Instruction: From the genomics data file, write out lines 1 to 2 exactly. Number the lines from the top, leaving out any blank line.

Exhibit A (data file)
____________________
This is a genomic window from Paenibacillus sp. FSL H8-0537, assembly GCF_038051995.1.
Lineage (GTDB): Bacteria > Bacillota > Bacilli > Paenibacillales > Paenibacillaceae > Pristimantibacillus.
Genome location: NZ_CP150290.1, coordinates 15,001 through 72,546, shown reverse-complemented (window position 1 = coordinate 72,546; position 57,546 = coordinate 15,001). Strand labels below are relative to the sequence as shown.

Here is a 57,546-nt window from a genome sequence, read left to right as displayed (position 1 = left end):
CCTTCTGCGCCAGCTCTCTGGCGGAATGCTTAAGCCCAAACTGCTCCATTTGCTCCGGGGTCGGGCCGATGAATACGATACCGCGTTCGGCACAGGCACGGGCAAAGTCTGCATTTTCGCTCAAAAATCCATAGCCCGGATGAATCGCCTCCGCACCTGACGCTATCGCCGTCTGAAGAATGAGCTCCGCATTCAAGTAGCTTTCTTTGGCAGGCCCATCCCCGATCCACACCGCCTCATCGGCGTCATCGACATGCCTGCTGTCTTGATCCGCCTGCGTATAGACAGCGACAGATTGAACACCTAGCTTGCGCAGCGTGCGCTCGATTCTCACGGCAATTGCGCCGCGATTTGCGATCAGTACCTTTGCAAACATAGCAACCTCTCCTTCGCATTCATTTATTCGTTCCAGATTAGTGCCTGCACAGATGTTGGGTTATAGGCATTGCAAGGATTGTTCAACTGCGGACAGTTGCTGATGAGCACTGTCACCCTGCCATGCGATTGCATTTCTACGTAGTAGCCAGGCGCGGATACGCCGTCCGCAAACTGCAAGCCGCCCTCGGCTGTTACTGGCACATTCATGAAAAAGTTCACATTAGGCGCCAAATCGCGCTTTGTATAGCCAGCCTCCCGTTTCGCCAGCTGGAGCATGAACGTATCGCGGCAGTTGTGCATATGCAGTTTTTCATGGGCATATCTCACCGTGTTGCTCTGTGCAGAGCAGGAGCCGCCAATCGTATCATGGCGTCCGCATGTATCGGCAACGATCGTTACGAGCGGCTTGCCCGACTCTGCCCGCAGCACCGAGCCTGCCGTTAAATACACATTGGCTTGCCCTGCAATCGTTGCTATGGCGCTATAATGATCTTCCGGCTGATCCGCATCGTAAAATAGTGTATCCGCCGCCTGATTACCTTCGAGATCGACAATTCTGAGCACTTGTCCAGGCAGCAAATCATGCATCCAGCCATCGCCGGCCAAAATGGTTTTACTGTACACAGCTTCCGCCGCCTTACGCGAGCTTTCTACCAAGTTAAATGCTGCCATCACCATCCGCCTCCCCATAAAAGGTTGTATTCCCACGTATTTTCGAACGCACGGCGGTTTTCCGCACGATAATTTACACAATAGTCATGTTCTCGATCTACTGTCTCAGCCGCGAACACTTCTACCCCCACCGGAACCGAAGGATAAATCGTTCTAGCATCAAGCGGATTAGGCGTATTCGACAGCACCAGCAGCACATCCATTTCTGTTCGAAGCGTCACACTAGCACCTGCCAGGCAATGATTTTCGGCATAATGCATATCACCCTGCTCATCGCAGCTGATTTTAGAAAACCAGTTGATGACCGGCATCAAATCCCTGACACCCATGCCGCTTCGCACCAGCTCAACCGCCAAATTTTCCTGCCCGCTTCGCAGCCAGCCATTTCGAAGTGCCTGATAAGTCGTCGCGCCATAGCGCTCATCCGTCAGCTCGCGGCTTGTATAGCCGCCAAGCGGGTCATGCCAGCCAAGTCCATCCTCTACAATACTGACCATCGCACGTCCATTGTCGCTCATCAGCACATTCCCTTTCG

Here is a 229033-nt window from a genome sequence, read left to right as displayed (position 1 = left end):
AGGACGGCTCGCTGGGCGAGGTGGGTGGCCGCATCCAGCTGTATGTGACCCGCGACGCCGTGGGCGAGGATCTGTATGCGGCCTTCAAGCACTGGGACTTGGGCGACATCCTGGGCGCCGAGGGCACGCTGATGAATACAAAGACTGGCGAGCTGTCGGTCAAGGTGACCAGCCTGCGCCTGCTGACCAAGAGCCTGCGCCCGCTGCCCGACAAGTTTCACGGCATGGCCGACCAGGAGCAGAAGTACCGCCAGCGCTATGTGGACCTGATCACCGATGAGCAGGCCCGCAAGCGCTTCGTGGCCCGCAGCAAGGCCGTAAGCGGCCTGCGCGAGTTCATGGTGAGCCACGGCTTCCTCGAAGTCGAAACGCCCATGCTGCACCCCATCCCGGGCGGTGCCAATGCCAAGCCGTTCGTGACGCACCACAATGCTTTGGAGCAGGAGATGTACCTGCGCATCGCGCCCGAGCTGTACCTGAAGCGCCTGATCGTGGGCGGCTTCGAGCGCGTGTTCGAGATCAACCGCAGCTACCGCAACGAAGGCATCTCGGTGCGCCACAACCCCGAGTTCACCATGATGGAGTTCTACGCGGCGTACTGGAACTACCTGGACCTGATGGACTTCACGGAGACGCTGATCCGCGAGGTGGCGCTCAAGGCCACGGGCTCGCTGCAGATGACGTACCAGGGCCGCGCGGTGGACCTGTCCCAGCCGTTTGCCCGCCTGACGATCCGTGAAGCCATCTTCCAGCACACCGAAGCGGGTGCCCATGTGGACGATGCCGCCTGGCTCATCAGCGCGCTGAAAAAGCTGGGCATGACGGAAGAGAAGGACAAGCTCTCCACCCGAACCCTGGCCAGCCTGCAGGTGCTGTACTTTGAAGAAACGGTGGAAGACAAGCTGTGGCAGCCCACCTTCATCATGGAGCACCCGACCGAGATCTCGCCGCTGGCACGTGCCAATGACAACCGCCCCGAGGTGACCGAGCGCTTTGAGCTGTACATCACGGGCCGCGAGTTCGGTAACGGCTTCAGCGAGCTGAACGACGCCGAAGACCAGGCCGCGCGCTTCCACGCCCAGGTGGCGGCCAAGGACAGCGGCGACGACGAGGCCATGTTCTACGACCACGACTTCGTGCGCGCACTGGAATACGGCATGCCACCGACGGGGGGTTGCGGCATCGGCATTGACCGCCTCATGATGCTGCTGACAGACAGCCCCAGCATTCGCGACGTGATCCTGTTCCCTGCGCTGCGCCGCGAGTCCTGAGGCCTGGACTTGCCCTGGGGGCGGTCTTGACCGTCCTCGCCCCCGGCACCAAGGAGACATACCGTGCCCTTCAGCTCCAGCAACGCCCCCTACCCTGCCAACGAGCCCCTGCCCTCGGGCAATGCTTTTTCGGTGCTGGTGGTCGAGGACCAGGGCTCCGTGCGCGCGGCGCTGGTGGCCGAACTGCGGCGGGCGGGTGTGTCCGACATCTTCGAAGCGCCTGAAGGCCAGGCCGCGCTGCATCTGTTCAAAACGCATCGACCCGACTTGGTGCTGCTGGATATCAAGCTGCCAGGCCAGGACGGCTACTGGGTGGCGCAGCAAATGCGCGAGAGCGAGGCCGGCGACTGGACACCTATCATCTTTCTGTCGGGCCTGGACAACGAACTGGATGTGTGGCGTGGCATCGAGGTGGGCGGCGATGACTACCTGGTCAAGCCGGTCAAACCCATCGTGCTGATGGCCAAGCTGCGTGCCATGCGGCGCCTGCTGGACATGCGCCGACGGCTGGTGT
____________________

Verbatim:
This is a genomic window from Paenibacillus sp. FSL H8-0537, assembly GCF_038051995.1.
Lineage (GTDB): Bacteria > Bacillota > Bacilli > Paenibacillales > Paenibacillaceae > Pristimantibacillus.